|Publication number||US20100141507 A1|
|Application number||US 12/619,826|
|Publication date||Jun 10, 2010|
|Filing date||Nov 17, 2009|
|Priority date||Nov 21, 2008|
|Also published as||EP2189810A1, EP2189810B1, US8059023|
|Publication number||12619826, 619826, US 2010/0141507 A1, US 2010/141507 A1, US 20100141507 A1, US 20100141507A1, US 2010141507 A1, US 2010141507A1, US-A1-20100141507, US-A1-2010141507, US2010/0141507A1, US2010/141507A1, US20100141507 A1, US20100141507A1, US2010141507 A1, US2010141507A1|
|Export Citation||BiBTeX, EndNote, RefMan|
|Referenced by (1), Classifications (5), Legal Events (2)|
|External Links: USPTO, USPTO Assignment, Espacenet|
This application claims priority to French Patent Application Number NX 08 06549, entitled Dispositif De Radar Pour La Surveillance Maritime, filed Nov. 21, 2008.
The present invention relates to a radar device for maritime surveillance, intended to be installed on a vehicle moving at very high altitude, that is to say generally on a satellite. Maritime surveillance radar means a radar whose task is to establish a map of the situation of objects or “targets” sailing on the surface of areas of water on the Earth.
More precisely, the invention aims to improve SAR (Synthetic Aperture Radar) devices for the purpose of favouring the detection of “targets” sailing on the surface of seas and oceans.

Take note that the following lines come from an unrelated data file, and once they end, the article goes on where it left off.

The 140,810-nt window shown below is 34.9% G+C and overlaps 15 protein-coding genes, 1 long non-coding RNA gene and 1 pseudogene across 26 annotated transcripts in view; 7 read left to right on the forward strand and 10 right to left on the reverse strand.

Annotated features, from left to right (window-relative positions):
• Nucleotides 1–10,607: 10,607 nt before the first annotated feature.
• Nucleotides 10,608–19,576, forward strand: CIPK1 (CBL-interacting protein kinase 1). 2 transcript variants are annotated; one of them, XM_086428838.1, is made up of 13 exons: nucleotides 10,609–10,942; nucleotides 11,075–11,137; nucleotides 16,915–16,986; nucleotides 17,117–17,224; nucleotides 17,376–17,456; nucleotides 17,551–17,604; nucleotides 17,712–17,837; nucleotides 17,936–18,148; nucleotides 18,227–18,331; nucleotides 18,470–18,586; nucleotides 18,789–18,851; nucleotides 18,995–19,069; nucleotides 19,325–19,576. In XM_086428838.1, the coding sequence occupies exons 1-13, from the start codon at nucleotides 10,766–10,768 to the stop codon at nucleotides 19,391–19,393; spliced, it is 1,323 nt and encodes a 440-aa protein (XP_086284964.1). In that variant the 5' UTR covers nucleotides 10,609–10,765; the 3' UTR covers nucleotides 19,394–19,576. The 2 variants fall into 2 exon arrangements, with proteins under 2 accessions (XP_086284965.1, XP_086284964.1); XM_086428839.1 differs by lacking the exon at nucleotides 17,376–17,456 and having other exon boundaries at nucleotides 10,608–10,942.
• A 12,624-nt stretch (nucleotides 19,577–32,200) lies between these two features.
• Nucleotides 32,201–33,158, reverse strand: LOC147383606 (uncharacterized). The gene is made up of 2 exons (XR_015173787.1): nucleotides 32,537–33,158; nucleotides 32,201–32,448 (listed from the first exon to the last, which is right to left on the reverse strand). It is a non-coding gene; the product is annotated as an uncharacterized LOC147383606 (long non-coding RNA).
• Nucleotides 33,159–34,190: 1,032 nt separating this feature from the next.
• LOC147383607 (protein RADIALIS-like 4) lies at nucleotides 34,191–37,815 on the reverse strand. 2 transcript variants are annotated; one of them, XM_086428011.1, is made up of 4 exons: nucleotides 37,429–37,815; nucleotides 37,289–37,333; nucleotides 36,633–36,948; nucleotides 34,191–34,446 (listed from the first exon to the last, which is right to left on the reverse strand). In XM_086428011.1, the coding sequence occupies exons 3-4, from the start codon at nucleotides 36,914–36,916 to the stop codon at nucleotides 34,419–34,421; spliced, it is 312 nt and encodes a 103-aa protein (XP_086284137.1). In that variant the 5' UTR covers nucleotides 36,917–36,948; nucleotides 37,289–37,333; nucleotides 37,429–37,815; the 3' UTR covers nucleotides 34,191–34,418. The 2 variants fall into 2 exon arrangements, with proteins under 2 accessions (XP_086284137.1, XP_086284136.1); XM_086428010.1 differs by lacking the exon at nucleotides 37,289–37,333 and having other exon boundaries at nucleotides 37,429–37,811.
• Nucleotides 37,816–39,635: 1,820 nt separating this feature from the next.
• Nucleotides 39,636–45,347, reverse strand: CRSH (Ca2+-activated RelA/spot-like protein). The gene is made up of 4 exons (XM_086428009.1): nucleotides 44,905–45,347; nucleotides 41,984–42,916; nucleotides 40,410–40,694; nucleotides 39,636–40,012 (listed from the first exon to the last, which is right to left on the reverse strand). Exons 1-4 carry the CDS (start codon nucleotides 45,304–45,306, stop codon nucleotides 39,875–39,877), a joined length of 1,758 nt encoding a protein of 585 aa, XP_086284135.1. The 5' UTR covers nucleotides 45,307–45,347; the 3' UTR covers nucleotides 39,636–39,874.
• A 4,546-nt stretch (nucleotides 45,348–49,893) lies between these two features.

In order to succeed in the task of detecting “targets”, a radar must have a substantially decametric spatial resolution. Moreover, the maritime surveillance task necessitates wide radar cover, given the immensity of the surfaces to be observed. Current radar concepts do not reconcile these two aspects.
For the purpose of clarity, certain technical terms in the field of the invention will now be defined. Hereafter, notably in the description and in the claims:
It will be noted that reduction of the size of the spatial resolution cell makes it easier to detect small targets, because the power of the clutter, proportional to the area of that cell, is thereby also reduced. In fact, a target is detected as soon as it returns an echo having higher power than that of a clutter, but considerations of the energy requirements of the radar instrument coupled with the need to reduce the thermal noise level picked up by the receiver of the instrument limit this resolution to a few tens of metres.
Moreover, the invention relates to the field of pulse radars, that is to say radars which transmit pulses at a certain frequency, called the repetition frequency, via a transmit antenna, for example towards the ground, and measure the echo returned by the ground to a receive antenna of said radar. The transmit antenna and the receive antenna are often one and the same physical antenna, in which case the term “monostatic instrument” is used. During operation, the transmitted pulses, having a certain energy, illuminate an area divided up into resolution cells; the radar measures and processes the signal reflected by each of these cells of this area.